Kelley, who swam for Assumption, Lakeside and St. Louis University and Jeff, who ran cross country at Trinity before becoming involved with crew at Dayton , also compete in triathlons and mini-marathons with Steve. Steve credits Kelley with getting him back into running after he had to stop due to a knee injury. She was looking for a way to cross-train with swimming when she was 12 or 13, he says, “and then we ended up running the mini-marathon. We''ve run the last nine minis and hope to make this one coming up our tenth.”

“It''s really neat,” Brenda says, “because [Kelley] started getting [Steve] back into running at a time when … teenage girls usually don''t have much in common with their dads.”

Nowadays, with both kids gone, Steve e-mails them their common training schedules. “We set goals together,” Kelley says.

Jeff, who has run three mini-marathons with them but hasn''t been able to make any since starting college due to a conflicting crew schedule, agrees that exercise brings the family closer: “Working out together is a lot of fun.”

In the last year and a half, the family has gotten involved in triathlons: the first was the Tri for Sight in Lexington in 2004, followed by one in St. Louis , Shelbyville , KY and Louisville ''s Tri America , culminating the 2005 season with Lexington ''s Tri for Sight. Jeff also did two others on his own: a sprint distance event and the Great Buckeye Challenge Half Ironman in Ohio , while Brenda is currently planning on entering a duathlon this year.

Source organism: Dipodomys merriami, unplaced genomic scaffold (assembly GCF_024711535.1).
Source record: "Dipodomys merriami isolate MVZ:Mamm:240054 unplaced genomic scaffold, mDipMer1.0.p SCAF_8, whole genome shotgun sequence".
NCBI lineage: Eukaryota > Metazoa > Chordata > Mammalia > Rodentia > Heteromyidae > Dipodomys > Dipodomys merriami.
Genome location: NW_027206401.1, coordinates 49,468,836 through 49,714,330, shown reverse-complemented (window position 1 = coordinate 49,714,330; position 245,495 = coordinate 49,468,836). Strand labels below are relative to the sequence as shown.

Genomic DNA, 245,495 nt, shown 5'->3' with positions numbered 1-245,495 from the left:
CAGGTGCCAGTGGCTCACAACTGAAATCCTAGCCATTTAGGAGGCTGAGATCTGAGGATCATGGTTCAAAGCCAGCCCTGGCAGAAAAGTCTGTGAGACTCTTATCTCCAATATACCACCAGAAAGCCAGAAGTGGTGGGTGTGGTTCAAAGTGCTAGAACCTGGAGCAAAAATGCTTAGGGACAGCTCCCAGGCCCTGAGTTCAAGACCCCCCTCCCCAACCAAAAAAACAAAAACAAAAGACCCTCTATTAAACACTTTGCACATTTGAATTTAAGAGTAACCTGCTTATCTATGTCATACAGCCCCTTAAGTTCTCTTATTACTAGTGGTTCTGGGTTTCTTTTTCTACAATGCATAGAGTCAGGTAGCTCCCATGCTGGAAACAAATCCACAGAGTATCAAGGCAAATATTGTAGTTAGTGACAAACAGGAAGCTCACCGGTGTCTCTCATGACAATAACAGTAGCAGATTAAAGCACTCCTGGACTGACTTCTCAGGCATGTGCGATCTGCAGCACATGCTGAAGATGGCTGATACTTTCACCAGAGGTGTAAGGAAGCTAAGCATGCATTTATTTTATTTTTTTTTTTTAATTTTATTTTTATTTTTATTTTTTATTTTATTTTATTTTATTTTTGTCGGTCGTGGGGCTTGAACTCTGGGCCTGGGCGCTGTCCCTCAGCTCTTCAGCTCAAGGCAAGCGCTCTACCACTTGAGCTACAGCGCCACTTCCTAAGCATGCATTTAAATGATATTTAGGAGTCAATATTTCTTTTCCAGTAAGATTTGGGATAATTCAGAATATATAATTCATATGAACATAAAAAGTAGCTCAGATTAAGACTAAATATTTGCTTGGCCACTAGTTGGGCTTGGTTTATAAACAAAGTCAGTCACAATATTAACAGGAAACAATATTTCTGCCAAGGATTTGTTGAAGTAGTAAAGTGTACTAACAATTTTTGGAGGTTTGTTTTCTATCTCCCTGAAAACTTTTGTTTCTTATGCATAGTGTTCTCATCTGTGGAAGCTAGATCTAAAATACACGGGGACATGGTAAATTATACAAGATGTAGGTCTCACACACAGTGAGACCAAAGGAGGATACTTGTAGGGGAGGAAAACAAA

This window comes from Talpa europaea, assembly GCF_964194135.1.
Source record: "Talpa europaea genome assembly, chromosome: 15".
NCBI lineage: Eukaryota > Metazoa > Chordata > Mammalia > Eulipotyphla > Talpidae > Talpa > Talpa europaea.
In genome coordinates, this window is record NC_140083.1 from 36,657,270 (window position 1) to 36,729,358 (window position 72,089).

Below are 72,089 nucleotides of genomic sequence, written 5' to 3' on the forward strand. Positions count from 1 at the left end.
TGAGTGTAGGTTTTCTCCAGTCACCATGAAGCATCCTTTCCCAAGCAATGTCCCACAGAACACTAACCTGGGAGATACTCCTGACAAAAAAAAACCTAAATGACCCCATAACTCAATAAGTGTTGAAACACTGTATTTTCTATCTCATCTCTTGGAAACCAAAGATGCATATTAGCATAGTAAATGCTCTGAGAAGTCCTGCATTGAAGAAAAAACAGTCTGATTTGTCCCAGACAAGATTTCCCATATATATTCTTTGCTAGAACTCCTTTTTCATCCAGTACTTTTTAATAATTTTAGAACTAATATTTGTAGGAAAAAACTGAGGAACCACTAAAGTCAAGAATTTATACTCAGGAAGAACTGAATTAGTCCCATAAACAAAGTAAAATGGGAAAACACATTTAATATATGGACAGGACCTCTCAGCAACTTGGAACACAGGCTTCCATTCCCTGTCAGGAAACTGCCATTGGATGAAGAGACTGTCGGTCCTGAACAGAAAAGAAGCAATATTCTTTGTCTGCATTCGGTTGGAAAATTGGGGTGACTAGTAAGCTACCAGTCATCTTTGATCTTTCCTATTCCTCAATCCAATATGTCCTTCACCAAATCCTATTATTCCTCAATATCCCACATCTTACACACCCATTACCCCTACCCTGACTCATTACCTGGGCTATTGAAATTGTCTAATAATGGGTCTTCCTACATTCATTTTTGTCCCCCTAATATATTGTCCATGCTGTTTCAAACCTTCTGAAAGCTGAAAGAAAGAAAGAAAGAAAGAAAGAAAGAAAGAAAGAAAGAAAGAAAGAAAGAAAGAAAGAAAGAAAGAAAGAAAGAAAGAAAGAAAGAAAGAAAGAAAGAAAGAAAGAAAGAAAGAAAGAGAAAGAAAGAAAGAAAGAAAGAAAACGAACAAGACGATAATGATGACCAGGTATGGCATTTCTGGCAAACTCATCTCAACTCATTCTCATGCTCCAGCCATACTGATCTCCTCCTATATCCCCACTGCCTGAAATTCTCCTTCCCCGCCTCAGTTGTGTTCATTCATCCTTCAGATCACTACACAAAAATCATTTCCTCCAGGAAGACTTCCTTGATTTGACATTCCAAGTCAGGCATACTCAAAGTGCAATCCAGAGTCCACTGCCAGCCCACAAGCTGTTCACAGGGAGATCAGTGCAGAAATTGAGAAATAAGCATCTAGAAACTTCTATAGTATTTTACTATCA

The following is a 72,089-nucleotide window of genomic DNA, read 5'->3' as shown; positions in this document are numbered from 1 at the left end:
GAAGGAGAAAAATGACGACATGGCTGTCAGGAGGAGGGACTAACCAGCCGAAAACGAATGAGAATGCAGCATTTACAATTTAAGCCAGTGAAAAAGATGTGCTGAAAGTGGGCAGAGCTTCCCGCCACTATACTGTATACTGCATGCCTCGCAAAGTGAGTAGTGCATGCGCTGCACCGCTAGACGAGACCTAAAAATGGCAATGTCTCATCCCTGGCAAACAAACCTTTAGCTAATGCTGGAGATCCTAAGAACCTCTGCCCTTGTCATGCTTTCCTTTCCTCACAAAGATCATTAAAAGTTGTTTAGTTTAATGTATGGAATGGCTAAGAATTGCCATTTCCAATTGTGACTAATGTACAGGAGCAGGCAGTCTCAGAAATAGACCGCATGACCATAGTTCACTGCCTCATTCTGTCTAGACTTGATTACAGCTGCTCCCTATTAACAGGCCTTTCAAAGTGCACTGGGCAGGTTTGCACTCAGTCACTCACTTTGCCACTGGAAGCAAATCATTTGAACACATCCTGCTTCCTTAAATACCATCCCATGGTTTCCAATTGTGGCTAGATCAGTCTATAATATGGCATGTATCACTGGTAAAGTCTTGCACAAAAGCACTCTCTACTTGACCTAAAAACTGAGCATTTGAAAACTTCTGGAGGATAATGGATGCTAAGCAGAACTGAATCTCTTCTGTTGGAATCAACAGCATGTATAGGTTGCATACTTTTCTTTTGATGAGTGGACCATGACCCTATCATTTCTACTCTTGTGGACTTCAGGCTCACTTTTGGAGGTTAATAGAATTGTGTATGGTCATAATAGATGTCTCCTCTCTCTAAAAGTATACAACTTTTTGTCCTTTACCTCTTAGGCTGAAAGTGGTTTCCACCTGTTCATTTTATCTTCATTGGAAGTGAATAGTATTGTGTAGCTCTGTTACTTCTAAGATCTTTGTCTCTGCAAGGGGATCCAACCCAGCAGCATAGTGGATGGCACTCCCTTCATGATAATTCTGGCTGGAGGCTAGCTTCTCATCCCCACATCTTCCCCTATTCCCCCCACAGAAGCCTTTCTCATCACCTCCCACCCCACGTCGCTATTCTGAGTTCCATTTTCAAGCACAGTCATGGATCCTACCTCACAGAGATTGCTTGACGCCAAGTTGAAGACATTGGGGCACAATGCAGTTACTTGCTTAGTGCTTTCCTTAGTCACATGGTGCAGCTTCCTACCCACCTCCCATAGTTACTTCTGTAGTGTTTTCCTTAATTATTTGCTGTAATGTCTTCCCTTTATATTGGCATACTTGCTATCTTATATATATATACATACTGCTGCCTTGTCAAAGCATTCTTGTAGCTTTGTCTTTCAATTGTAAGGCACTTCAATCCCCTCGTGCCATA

Brenda says that even as the kids grow up and move away, fitness “gives them something that they do together besides just coming home. There''s more opportunity as a family to get back together and share the activity.”

Chad Elder—Fittest Attorney

Adventure racing. Orienteering. 15K road races. At 36, Elder, married with two young children and a law career with the Kentucky Board of Medical Licensure, enjoys a variety of challenging physical activities, even if finding the time for them is a bit of a balancing act.

“I''m in my winter mode right now … I run four days a week,” Elder says. “I try to do light weights two to three times a week, use a therapy ball and different things at home after the kids go to bed. I try to get in a daily run of 45 minutes. On the weekends, it varies … I''ll run about nine miles.”

Elder, who enjoys running anything over a 10K, credits exercise with helping him to stay even-keeled throughout the day. “With the way work is,” Elder explains, “it''s a stress reliever, an outlet. I can tell when I haven''t run in a few days … I don''t wear headphones [when he runs]. If I''m by myself, I just [use the time to] think or turn my mind off.”

He fits in his workouts “whenever I can. My wife works part-time, so in the mornings, if she doesn''t go in, I can get up in the mornings and go run. Before we had children, I''d come home and run right after work but now I am flexible. It''s a priority only after doing things with the family.”

Elder''s long-term fitness goals include adventure racing and orienteering. “About five or six years ago, one of my brothers-in-law and I got into adventure racing,” he says, explaining that the off-road races involve trail running, mountain biking and usually a paddling section. “The idea is you get a map and you have to find your way to the various control points to check in. I want to try to get a couple of those in a year … I do orienteering and I''d like to get more involved with the Louisville Orienteering Club. I like getting off the road.”

Elder, who has completed the Louisville mini-marathon at least ten times and the Flying Pig marathon in Cincinnati in 2003, plans to run Louisville''s mini-marathon this year but isn''t sure if he can commit to the Louisville marathon and the long training it entails.

“Running 20 miles in a weekend takes less priority than spending time at home,” Elder smiles.

Margaret Schauer swims with SwimLouisville Masters and has a B.A. in English from the University of Louisville and an M.F.A. in Writing from Spalding University . She can be reached at